Ludington mayoral candidate Miller hoping for more housing, jobs.

October 31, 2018

Steve Miller

Ludington mayoral candidate Miller hoping for more housing, jobs.


By Rob Alway, Editor-in-Chief.

Bill Dustman and Steve Miller are the two candidates running for mayor of Ludington, replacing Kaye Holman, who will be retiring at the end of this year. The mayoral election will take place on Tuesday, Nov. 6 during the General Election. The position is elected on a four-year term with the responsibility of leading the city council meetings, appointing committees, and establishing a vision and goals for the city. The mayor is not allowed to vote, except in the case of a tie, and the mayor has no authority to hire or fire personnel, or to make any other day-to-day operating decisions on how the city is operated; that is the responsibility of the appointed city manager and the elected clerk and treasurer. This story features candidate Miller.

LUDINGTON — Steve Miller grew up in Ludington. His family moved to town when he was a child in the early 1960s, when his dad got a job at Dow Chemical. After high school, Miller moved away to attend college at University of Michigan. He said he spent most of his career working in the restaurant and lodging industry in southeastern Michigan. A few years ago he moved back to Ludington to retire. However, to keep occupied, he took on a job working in sales and sports broadcasting for a local radio station until this past summer.

Miller said he has spent time being involved in city government and the local business community. His vision for the city includes create affordable housing, grow the job market, improve communications between citizens and city hall, and continue to make improvements to the city’s standard of living.

“I’ve been active in community events most of my adult life, anything from school activities, helping the community when I lived in Ann Arbor and Chelsea and then when I came back up here I got involved with the Downtown Development Authority. I continued to make contacts through my position with the radio station and got to know more of the business leaders, the political leaders, school administrator, etc. As time presented I put my name in for Fifth Ward Councilor when Nick Tykoski resigned. I was later approached by some people who asked if I would be interested in running for mayor. After some discussions with them, I said I would take that on.

“Rather than pointing fingers at the city council and the city manager, I would prefer to figure out the best way to keep information flowing. We need to take a serious look at housing and jobs in this community. It’s difficult to decide which of those two areas should have priority, though. If we were bring in a plant that employed 300 people, as an example, the City of Ludington, nor the surrounding area, would be able to house those people at this time. So, we need to establish affordable housing. I want people to understand that while I have a concern for our entire county, as mayor, my focus is really on what happens within the city limits of Ludington.”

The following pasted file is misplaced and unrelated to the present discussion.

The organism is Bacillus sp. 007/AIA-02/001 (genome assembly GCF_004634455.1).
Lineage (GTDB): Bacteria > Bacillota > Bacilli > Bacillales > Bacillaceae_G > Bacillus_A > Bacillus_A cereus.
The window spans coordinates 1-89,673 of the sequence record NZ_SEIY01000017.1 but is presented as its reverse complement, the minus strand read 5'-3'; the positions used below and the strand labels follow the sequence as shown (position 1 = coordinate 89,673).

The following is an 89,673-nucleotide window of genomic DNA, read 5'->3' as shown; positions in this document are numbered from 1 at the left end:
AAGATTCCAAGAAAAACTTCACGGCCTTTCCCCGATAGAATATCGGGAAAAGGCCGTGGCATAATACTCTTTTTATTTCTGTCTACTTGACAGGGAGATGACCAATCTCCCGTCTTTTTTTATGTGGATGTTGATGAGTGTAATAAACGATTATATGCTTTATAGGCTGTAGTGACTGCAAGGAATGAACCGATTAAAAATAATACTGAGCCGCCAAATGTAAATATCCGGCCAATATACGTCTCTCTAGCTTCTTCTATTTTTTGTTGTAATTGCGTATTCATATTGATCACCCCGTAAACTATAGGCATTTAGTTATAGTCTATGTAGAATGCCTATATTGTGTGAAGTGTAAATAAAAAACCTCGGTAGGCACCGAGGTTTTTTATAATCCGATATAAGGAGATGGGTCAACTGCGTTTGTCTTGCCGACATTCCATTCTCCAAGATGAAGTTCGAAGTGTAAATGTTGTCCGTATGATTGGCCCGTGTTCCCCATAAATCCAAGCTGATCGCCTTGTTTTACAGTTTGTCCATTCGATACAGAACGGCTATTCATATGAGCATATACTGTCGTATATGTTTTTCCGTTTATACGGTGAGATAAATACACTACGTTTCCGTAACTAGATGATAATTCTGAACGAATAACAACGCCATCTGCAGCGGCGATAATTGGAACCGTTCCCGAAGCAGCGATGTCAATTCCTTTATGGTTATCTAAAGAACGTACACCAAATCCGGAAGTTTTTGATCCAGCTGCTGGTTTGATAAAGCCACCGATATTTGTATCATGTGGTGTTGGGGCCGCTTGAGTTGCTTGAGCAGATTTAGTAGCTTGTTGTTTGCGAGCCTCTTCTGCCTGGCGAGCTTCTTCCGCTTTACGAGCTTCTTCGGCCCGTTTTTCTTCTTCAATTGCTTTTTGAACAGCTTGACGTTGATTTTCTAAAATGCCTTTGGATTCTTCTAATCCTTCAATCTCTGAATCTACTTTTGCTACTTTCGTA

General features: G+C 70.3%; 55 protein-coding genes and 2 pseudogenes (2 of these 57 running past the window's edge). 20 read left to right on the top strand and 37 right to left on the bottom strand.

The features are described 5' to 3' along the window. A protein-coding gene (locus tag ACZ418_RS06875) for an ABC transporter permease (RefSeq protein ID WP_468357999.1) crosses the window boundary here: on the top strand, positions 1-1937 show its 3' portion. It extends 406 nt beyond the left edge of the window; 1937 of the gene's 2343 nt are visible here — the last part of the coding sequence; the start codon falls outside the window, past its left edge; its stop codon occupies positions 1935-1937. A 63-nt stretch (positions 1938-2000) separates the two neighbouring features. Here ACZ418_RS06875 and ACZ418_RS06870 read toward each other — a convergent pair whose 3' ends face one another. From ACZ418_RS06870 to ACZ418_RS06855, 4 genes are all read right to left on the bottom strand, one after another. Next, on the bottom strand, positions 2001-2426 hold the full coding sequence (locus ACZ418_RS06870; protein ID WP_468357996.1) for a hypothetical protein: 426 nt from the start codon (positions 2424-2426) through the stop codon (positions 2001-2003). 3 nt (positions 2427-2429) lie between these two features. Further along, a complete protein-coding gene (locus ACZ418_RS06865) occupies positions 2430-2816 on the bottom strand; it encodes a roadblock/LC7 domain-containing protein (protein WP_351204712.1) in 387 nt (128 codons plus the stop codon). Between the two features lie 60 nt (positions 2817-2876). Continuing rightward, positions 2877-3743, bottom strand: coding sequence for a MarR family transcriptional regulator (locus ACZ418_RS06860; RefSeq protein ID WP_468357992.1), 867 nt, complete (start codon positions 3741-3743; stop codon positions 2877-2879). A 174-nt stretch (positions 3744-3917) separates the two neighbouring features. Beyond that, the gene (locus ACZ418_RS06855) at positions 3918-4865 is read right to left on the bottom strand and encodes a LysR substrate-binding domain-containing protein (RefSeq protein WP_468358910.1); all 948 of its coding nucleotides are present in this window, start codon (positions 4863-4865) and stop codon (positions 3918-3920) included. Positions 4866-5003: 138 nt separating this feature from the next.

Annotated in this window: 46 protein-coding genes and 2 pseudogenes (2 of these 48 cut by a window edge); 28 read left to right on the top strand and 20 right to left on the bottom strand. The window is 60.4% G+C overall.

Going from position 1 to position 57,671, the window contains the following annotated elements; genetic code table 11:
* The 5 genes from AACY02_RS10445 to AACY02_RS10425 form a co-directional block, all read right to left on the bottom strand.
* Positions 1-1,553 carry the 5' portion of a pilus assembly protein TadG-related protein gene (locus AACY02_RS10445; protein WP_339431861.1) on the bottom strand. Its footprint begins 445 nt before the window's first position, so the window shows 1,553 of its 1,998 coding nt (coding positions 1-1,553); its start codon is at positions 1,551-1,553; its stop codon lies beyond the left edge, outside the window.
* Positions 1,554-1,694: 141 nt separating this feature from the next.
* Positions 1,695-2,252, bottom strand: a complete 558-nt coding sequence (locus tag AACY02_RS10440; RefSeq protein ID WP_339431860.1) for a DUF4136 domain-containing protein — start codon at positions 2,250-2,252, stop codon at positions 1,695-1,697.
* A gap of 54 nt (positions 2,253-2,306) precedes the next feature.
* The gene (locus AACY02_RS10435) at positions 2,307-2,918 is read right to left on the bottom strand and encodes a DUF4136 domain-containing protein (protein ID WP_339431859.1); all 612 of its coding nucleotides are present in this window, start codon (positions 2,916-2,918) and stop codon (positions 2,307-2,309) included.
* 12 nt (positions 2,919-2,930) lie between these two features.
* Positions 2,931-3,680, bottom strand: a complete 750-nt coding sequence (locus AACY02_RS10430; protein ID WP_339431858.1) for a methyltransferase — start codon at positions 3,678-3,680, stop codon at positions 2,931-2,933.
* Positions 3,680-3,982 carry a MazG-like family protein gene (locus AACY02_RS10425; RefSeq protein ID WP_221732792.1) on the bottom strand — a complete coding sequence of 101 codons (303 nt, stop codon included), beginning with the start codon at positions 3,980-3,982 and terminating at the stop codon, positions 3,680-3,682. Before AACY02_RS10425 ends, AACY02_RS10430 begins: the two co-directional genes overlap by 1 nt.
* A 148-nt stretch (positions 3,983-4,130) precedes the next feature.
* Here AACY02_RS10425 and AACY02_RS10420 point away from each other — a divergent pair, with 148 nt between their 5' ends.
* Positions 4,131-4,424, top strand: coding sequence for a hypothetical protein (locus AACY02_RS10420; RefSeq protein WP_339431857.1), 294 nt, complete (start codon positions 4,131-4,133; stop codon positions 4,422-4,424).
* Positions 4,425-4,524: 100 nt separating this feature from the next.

Earlier this year City Manager John Shay resigned to take on a new position in Ottawa County. The council has delayed hiring a permanent replacement for the manager until after the election.

“Personally, I would like to see someone with experience, someone with a good communication skill set and someone who has management skills. The city manager is the CEO. He makes the decisions.”

Miller said two of the top priorities for the city is creating more jobs and also providing affordable housing for its residents.

“The two biggest comments or complaints I have heard from people is that there aren’t enough jobs and there isn’t enough housing,” he said. “The question is, which do you work on first? If we were to create 300 new jobs we currently would have no place to put them, so it really makes sense to focus on establishing more housing here in the city. We need to look at what property is available.”

Miller said Ludington could add another 500 to 700 residents without causing a hardship on its current municipal infrastructure. He added that the Ludington Area School District’s discussions on building new facilities is relevant to the topic of housing.

“I am a strong proponent of passing a school millage to build new schools. I believe that the present elementary schools could be used for housing. We have to look forward in this town. While it’s nice to have fond memories of buildings, those are not the memories of our children and grandchildren. We have to provide the best opportunities that we can for our future citizens.”

Miller said the West Ludington Avenue project is another example of positive change. He said many people have been passionately opposed to the project because of a perceived nostalgic memory.

“This is a great example of how it is necessary for our city to continually evolve and adapt. Let’s face reality, our town’s primary industry is the tourist industry. If we don’t make improvements we will lose out to competing towns like Grand Haven and Traverse City.”

Miller said if he is elected, he plans to establish an office at city hall. He said he would be available for citizens to talk to at the office, on the phone or via email.

“As mayor, you have to have the ability to communicate in a reasonable and effective manner,” he said.

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